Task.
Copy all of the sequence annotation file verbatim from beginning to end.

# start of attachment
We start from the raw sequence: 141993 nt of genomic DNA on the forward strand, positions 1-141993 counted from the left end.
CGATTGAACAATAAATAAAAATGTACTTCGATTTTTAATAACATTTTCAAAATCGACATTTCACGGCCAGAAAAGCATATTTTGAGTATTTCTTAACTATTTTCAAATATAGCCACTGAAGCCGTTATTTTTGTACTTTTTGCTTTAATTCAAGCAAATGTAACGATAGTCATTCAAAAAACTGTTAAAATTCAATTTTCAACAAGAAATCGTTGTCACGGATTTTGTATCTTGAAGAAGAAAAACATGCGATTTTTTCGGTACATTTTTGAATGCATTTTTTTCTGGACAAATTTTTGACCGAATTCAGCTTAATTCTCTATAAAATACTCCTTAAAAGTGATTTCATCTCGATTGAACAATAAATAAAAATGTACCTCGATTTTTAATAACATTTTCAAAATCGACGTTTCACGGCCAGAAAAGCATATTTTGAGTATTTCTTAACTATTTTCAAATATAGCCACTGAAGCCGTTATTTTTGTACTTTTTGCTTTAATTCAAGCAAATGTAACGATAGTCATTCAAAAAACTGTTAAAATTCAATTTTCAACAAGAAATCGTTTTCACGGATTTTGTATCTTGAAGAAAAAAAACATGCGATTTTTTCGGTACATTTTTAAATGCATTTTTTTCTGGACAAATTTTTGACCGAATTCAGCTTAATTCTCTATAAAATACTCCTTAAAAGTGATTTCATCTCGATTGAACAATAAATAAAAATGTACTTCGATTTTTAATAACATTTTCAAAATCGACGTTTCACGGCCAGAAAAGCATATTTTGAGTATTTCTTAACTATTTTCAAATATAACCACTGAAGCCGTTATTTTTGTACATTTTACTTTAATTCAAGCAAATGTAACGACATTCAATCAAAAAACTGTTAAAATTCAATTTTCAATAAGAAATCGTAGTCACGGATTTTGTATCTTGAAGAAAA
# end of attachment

We start from the raw sequence: 141993 nt of genomic DNA on the forward strand, positions 1-141993 counted from the left end.
CGATTGAACAATAAATAAAAATGTACTTCGATTTTTAATAACATTTTCAAAATCGACATTTCACGGCCAGAAAAGCATATTTTGAGTATTTCTTAACTATTTTCAAATATAGCCACTGAAGCCGTTATTTTTGTACTTTTTGCTTTAATTCAAGCAAATGTAACGATAGTCATTCAAAAAACTGTTAAAATTCAATTTTCAACAAGAAATCGTTGTCACGGATTTTGTATCTTGAAGAAGAAAAACATGCGATTTTTTCGGTACATTTTTGAATGCATTTTTTTCTGGACAAATTTTTGACCGAATTCAGCTTAATTCTCTATAAAATACTCCTTAAAAGTGATTTCATCTCGATTGAACAATAAATAAAAATGTACCTCGATTTTTAATAACATTTTCAAAATCGACGTTTCACGGCCAGAAAAGCATATTTTGAGTATTTCTTAACTATTTTCAAATATAGCCACTGAAGCCGTTATTTTTGTACTTTTTGCTTTAATTCAAGCAAATGTAACGATAGTCATTCAAAAAACTGTTAAAATTCAATTTTCAACAAGAAATCGTTTTCACGGATTTTGTATCTTGAAGAAAAAAAACATGCGATTTTTTCGGTACATTTTTAAATGCATTTTTTTCTGGACAAATTTTTGACCGAATTCAGCTTAATTCTCTATAAAATACTCCTTAAAAGTGATTTCATCTCGATTGAACAATAAATAAAAATGTACTTCGATTTTTAATAACATTTTCAAAATCGACGTTTCACGGCCAGAAAAGCATATTTTGAGTATTTCTTAACTATTTTCAAATATAACCACTGAAGCCGTTATTTTTGTACATTTTACTTTAATTCAAGCAAATGTAACGACATTCAATCAAAAAACTGTTAAAATTCAATTTTCAATAAGAAATCGTAGTCACGGATTTTGTATCTTGAAGAAAA